When 2022 started, we were looking forward to being out of the pandemic and starting our lives over again. We had barely set foot out of that frying pan to find ourselves in the fire of a war in Ukraine. We are so unhappy to see the human suffering, of course. But what do U.S. interest rates have to do with a war across the globe? A lot.
The CREM Group works with buyers and sellers of probate, trust, and conservatorship homes In Southern California, along with “regular” property. We also deal with commercial properties above and below the probate/trust/conservatorship umbrella. Our job is to keep our clients apprised of trends and changes we see in interest rates, which is why we write about them a lot. A tiny increase in interest rates over a 30-year mortgage can affect the P & I payments and the overall cost of acquisition by thousands of dollars. Either way, interest rates affect the supply and demand of real property, and wars affect financial markets and interest rates everywhere, including the United States.
What are the effects of the conflict in Ukraine on interest rates?
If you’ve been to the grocery store or a gas pump lately, you know prices are going up. Or, if you’ve been listening to the news, you’re probably aware that inflation is the highest it’s been in 40 years. (USA TODAY 3/11/22)
Generally speaking, the Federal Reserve raises interest rates to stem inflation. CNBC uses this quote to help explain it: “The Fed uses interest rates as either a gas pedal or a brake on the economy when needed,” said Greg McBride, chief financial analyst at Bankrate. “With inflation running high, they can raise interest rates and use that to pump the brakes on the economy in an effort to get inflation under control.” Huh?
It’s complicated. When people are uncertain about the future (like COVID, or now, the war in Ukraine), they tend to put their money in safer investments. This puts downward pressure on interest rates. On the other hand, the Federal Reserve has been threatening to raise interest rates to “slow the economy down.” If interest rates are higher, borrowing money for expansion and, in our case, buying homes and property is more expensive. If that happens, the economy “should” slow down. If businesses do not invest in growth, then the fires of inflation die down. Wait. But if they stop expanding, sometimes they stop hiring, and employment falters. People lose jobs! We are glad we’re not the Federal Reserve because too much of a slowdown can cause a recession. It’s a delicate balance.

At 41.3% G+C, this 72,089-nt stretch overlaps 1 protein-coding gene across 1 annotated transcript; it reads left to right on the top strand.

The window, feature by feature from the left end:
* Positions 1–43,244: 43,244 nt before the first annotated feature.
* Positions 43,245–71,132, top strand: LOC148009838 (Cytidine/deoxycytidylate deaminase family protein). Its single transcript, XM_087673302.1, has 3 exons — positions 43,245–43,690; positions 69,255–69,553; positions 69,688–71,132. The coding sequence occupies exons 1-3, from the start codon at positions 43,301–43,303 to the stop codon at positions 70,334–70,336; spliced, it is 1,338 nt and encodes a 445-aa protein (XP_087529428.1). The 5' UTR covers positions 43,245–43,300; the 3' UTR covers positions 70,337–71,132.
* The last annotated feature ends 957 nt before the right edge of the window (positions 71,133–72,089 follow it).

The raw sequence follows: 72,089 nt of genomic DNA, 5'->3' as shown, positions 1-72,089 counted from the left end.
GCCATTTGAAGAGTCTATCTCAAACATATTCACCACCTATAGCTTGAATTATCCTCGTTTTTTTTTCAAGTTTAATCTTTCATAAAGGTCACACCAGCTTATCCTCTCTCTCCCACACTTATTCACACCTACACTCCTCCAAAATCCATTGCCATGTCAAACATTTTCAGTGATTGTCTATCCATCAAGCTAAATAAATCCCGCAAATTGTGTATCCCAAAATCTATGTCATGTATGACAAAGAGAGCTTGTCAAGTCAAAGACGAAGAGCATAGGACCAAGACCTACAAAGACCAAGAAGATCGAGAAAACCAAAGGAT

The CREM Group’s crystal ball keeps clouding over. We are very sad for the people in Ukraine and their leaders in Ukraine. Still, we want to advise our investors, buyers, and sellers of probate, trust, and conservatorship properties, whether residential or commercial. As COVID-19 variants come and go (the World Health Organization WHO is calling the latest one “deltacron”) and the markets will be unsteady as the war in Ukraine progresses. That said, it is still worthy to remember that according to the MortgageReports.com (mortgage), interest rates are fairly low from a historical standpoint.
That means the market is good if you want to buy or sell. Transactions are generally stimulated when interest rates are low. Mortgage rates usually follow the overall interest rate trend. So, it might be best to obtain financing sooner rather than later. As long as the world finance market is “on edge,” the rates should stay a little lower than previously expected. Don’t forget, probate and trust properties tend to be lower priced than “regular” properties.
The next meeting of the Federal Reserve is March 15-16, 2022. Meanwhile, veteran investor Mark Mobius told the media on Friday, March 11, that the war in Ukraine will lead the FED to be cautious with rate hikes. We’ll be watching the Fed’s moves and try to keep up with a world that just doesn’t seem to want to give us a break. Other than that, we hope you keep coming back to this blog to find out the latest in real estate trends. Keep a good thought for the people in Ukraine, and be glad if you live in the United States. * * *
We at the CREM Group have been handling probate real estate transactions for both residential and commercial properties in Los Angeles and Orange Counties for years now. We try to ensure that we support our clients so they know the legal and tax aspects of selling their probate, trust, and conservatorship homes in California. We also try to make our readers aware of many trends in real estate and related issues.
As always, contact us by email here if you have any questions about real estate, probate real estate, conservatorship, or trust real estate properties, especially in Los Angeles and Orange Counties in California.
Mark Cianciulli, Esq. firstname.lastname@example.org Daniel Taylor, Esq. email@example.com
DISCLAIMER: This content is meant purely for educational purposes. It contains only general information about real estate and related matters. It is NOT legal advice and should not be treated as such. We recommend consulting a legal or tax professional before acting on any material, opinion, or point of view described herein.